The essays in this book, drawn mainly from A. C. Grayling's columns in Prospect, the Dubliner and The Times, are in fact responses to questions set by editors and readers. If beauty existed only in the eye of the beholder, would that make it an unimportant quality? Are human rights political? Can ethics be derived from evolution by natural selection? If both sides in a conflict can passionately believe that theirs is the just cause, does this mean that the idea of justice is empty? Does being happy make us good? And does being good make us happy? Are human beings especially prone to self-deception? As in his previous books of popular philosophy, including the best-selling The Reason of Things and The Meaning of Things, rather than presenting a set of categorical answers Grayling offers instead suggestions for how to think about every aspect of a question, and arrive at one's own conclusions. As a result Thinking of Answers is both an enjoyable and inspirational collection.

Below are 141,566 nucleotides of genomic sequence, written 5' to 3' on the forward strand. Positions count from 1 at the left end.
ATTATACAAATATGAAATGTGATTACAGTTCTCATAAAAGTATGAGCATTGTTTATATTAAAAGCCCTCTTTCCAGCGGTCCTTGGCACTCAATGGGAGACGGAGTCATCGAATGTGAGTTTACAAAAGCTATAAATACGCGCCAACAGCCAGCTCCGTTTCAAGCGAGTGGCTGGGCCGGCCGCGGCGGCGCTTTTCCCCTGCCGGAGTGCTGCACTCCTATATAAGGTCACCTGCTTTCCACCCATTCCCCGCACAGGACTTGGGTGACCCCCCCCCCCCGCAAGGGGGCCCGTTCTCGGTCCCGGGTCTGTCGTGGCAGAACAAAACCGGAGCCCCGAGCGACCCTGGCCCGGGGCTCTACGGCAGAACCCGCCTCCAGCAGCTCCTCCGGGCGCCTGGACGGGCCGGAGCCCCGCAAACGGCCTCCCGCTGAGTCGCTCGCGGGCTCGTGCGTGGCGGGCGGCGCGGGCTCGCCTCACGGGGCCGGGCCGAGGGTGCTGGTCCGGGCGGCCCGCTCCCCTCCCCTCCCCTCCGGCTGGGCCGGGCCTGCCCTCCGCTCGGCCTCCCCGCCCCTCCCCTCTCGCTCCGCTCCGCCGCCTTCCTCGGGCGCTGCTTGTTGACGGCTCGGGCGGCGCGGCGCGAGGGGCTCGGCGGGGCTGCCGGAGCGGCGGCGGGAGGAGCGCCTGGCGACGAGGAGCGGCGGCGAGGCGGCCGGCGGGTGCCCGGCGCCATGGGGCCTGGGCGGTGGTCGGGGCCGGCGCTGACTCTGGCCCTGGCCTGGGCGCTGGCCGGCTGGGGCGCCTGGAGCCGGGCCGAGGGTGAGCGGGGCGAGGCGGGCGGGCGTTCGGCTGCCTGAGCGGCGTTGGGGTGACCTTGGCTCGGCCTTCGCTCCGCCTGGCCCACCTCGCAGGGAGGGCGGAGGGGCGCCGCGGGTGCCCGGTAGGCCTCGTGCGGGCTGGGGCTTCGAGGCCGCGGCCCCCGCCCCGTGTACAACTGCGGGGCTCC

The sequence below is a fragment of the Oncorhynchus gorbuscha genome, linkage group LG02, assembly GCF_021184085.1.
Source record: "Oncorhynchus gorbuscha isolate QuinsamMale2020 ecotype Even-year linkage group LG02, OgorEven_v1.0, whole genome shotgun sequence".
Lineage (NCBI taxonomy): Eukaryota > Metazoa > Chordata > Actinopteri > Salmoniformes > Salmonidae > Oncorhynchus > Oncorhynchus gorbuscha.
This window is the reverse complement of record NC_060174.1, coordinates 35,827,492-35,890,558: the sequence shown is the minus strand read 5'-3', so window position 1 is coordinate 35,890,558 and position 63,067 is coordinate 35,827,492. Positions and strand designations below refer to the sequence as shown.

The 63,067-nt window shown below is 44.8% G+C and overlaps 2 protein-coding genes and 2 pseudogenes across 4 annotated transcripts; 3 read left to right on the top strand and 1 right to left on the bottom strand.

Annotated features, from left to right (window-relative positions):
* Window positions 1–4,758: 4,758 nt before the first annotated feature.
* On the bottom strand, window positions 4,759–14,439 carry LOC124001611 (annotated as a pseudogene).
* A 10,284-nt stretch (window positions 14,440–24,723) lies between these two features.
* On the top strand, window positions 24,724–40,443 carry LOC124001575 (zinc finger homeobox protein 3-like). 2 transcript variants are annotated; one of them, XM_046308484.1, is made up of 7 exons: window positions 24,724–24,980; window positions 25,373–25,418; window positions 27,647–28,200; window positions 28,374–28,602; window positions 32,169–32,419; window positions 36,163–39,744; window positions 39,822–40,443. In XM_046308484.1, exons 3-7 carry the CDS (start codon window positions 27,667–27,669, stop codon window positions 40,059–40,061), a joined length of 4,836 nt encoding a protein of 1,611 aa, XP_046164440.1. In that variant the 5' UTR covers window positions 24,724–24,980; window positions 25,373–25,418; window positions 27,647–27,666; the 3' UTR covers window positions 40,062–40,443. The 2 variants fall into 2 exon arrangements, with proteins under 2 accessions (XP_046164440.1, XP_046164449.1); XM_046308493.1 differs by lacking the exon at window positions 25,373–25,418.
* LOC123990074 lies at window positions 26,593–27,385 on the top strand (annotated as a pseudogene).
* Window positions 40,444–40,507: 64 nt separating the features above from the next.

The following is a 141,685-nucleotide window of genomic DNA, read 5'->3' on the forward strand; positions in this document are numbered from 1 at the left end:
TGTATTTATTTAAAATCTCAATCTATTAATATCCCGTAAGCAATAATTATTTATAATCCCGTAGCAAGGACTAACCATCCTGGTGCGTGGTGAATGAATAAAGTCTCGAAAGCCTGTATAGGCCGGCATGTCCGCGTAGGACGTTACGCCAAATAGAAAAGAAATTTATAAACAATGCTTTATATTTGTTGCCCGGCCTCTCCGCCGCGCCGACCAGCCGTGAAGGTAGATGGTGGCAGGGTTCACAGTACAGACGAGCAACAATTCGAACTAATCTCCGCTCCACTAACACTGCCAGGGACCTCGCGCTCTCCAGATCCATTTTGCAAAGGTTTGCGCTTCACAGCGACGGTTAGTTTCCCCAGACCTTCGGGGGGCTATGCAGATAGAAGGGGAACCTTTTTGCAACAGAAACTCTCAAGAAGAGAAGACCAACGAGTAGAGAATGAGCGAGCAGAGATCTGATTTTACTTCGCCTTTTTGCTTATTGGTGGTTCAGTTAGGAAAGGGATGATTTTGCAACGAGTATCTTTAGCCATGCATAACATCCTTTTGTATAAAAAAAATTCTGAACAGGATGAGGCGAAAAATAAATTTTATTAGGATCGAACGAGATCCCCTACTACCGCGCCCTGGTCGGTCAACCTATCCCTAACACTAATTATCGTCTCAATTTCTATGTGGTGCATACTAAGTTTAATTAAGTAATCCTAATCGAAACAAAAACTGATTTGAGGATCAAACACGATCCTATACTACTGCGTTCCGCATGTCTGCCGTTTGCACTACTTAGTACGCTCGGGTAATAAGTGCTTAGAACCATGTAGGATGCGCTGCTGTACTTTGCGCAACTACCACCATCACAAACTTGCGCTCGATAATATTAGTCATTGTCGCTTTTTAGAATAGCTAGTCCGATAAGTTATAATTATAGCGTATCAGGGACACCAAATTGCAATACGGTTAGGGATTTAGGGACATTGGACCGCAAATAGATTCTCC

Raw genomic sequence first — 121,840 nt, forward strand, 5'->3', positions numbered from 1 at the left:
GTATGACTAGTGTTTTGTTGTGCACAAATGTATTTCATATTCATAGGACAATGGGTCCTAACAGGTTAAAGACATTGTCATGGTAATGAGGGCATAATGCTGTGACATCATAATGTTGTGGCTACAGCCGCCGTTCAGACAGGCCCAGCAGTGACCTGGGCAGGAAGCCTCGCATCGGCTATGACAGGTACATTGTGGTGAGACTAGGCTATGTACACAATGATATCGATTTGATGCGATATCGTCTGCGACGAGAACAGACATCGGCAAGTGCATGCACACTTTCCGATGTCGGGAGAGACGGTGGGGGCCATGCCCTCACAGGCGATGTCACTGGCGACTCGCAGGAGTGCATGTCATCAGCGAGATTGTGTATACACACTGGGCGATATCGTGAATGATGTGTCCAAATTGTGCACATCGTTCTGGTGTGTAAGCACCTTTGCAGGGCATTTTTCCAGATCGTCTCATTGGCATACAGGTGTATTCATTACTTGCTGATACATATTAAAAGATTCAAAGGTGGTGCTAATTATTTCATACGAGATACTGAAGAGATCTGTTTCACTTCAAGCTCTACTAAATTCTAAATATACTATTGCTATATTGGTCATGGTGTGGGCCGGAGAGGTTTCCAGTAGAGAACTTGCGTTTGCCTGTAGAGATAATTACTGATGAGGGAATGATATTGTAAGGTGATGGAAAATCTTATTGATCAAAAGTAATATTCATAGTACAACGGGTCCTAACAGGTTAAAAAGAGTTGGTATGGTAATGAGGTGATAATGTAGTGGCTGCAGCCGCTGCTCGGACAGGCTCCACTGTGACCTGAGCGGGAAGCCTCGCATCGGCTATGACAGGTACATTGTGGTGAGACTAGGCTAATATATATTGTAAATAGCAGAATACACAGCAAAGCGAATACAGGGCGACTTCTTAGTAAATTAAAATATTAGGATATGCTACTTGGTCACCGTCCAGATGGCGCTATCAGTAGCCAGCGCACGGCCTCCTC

A.C. Grayling is Professor of Philosophy at Birkbeck College, University of London, and a multi-talented author. He believes that philosophy should take an active, useful role in society. He has been a regular contributor to The Times, Financial Times, Observer, Independent on Sunday, Economist, Literary Review, New Statesman and Prospect, and is a frequent and popular contributor to radio and television programmes, including Newsnight, Today, In Our Time, Start the Week and CNN news. He is a Fellow of the World Economic Forum at Davos, and advises on many committees ranging from Drug Testing at Work to human rights groups.